If tobacco were as much of a friend and a necessity as some would have us believe, it is strange that such extreme caution should be needed to keep it as far away as possible. It would be better to sum the whole matter up in one hint, and say, “Don't let the vile stuff get near you.” Here is a rule that we can recommend from experience as a sure cure and preventive of all evils from tobacco smoking: Never smoke within forty-eight hours of meal time or bed time.PTUK June 9, 1898, page 366.3

    “Jottings” The Present Truth 14, 23.

    E. J. Waggoner

    -Of 51,000 breweries in the world 25,000 are in Germany.PTUK June 9, 1898, page 366.4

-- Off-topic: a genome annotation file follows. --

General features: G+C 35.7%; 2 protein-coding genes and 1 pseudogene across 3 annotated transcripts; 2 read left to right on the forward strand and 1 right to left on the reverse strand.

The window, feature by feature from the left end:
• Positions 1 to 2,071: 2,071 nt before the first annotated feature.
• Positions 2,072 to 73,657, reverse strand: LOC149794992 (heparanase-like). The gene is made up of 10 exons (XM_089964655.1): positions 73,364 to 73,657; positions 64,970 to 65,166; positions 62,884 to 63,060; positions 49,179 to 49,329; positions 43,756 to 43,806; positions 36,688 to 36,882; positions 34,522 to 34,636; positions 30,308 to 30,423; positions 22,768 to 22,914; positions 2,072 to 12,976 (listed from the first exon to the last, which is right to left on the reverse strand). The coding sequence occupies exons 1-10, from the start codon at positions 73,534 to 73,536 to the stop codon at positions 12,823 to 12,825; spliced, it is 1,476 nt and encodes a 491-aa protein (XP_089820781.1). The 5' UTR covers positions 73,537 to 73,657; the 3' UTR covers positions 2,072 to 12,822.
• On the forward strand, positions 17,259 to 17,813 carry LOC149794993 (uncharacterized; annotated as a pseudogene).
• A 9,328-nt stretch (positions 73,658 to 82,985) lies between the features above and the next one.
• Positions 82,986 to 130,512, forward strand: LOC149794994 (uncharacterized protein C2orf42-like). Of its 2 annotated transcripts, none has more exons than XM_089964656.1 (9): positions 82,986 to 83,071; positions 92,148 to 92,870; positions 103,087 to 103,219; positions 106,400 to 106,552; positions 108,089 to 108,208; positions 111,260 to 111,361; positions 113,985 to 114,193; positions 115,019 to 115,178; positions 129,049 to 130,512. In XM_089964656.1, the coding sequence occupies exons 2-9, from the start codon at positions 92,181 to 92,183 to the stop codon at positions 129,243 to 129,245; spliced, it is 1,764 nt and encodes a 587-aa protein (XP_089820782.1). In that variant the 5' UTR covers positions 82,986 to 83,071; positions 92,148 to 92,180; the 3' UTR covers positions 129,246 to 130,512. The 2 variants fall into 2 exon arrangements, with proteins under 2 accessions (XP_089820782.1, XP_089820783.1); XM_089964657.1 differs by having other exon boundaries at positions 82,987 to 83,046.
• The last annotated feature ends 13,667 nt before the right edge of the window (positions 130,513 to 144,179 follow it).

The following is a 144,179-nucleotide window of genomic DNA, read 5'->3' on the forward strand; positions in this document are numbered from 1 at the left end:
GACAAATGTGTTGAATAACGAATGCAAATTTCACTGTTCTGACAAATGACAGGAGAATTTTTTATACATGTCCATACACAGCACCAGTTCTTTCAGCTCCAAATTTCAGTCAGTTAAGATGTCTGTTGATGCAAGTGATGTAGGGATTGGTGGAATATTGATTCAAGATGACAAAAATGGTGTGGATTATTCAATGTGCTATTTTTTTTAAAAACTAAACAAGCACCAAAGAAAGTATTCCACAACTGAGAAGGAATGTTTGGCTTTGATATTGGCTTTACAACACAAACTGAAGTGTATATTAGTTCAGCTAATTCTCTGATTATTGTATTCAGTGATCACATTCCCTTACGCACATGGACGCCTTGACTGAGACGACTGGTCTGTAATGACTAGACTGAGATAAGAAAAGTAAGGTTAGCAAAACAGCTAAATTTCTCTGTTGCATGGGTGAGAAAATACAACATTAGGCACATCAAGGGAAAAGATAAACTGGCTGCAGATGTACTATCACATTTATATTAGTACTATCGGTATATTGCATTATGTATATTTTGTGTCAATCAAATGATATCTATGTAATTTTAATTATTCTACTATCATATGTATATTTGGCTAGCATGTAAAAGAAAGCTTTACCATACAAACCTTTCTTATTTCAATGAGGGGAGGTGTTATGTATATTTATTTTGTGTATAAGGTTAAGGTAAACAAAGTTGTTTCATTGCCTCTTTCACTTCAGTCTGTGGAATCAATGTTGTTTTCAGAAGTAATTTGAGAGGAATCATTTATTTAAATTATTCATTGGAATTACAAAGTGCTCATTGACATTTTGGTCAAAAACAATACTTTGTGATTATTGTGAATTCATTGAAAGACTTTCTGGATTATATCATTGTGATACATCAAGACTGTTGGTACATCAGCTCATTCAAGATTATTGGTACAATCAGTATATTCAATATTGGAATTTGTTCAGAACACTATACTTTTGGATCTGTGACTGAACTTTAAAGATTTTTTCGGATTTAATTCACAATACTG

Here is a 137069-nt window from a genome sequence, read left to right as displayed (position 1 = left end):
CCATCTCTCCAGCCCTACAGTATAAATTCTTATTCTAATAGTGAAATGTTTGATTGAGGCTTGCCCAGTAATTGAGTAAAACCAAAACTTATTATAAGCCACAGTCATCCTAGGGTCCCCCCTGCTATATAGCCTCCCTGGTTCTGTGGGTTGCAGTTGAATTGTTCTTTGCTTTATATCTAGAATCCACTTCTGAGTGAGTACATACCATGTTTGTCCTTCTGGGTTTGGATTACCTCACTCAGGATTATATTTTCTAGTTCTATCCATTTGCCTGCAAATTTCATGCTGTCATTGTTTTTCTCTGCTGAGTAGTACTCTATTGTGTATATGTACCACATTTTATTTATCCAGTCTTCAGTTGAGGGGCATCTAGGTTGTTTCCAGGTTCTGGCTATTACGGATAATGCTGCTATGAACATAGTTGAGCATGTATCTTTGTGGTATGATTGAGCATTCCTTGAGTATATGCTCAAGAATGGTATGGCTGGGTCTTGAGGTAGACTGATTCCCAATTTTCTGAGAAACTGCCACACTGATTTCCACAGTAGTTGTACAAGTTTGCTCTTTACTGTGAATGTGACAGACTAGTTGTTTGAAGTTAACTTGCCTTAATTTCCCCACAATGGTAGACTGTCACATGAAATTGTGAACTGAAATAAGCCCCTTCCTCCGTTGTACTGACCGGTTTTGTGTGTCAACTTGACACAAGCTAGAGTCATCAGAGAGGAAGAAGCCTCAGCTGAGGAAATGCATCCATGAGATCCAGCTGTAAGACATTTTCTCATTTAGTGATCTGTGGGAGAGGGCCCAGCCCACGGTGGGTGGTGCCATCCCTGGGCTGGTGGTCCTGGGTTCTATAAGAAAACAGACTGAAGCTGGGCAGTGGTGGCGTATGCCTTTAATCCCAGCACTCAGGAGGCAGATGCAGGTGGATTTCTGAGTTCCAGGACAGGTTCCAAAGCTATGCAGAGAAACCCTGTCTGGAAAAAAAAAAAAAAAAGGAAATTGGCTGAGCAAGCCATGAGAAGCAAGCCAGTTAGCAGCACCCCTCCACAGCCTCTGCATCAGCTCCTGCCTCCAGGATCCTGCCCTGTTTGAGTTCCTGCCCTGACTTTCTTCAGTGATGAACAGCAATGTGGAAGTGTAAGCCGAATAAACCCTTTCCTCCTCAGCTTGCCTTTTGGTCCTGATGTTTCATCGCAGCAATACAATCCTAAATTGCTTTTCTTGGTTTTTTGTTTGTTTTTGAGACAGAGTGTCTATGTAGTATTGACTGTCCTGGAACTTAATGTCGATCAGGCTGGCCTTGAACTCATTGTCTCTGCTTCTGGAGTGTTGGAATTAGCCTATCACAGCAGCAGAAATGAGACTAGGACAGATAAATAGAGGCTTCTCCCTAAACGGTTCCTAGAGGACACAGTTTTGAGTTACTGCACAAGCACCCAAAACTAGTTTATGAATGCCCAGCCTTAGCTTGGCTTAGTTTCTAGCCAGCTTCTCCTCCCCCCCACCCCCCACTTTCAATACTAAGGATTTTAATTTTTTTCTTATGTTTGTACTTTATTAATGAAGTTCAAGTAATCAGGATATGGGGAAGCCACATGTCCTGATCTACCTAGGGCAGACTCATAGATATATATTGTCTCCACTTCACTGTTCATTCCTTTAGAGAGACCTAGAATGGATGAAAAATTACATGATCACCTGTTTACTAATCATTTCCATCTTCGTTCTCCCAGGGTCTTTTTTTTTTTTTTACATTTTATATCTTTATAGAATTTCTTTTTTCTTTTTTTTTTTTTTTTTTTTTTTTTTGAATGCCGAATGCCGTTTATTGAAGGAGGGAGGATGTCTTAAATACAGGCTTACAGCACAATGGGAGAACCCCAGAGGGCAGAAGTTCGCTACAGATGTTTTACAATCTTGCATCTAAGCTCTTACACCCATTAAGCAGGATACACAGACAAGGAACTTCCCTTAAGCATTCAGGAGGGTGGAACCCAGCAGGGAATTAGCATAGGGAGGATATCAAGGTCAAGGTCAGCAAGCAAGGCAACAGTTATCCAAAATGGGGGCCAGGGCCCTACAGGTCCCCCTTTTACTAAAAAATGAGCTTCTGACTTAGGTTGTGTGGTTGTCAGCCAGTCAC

-Russia is increasing in population faster than any other country in the world.PTUK June 9, 1898, page 366.5

    -France uses annually about 4,000,000 tons of potatoes in making starch and alcohol.PTUK June 9, 1898, page 366.6

    -The Houses of Parliament cover nine acres, and contain twelve hundred apartments.PTUK June 9, 1898, page 366.7

    -Russia has ordered ten torpedo-boats from Cramp’s, besides a battleship and a cruiser.PTUK June 9, 1898, page 366.8

    -Mr. Joseph Leiter's corner in May wheat has, says the Central News, now closed with a profit of 5,000,000 dollars.PTUK June 9, 1898, page 366.9

    -Two American expeditions are about to set out for the North Pole with the object of finding Andree if possible.PTUK June 9, 1898, page 366.10

    -Wei-hai-wei has now been formally handed over the English. The Chinese flag still flies by the side of the British.PTUK June 9, 1898, page 366.11

    -A lighthouse of bamboo has just been built in Japan. It is said to have greater power of resisting the waves than any other kind of wood, and does not rot like ordinary wood.PTUK June 9, 1898, page 366.12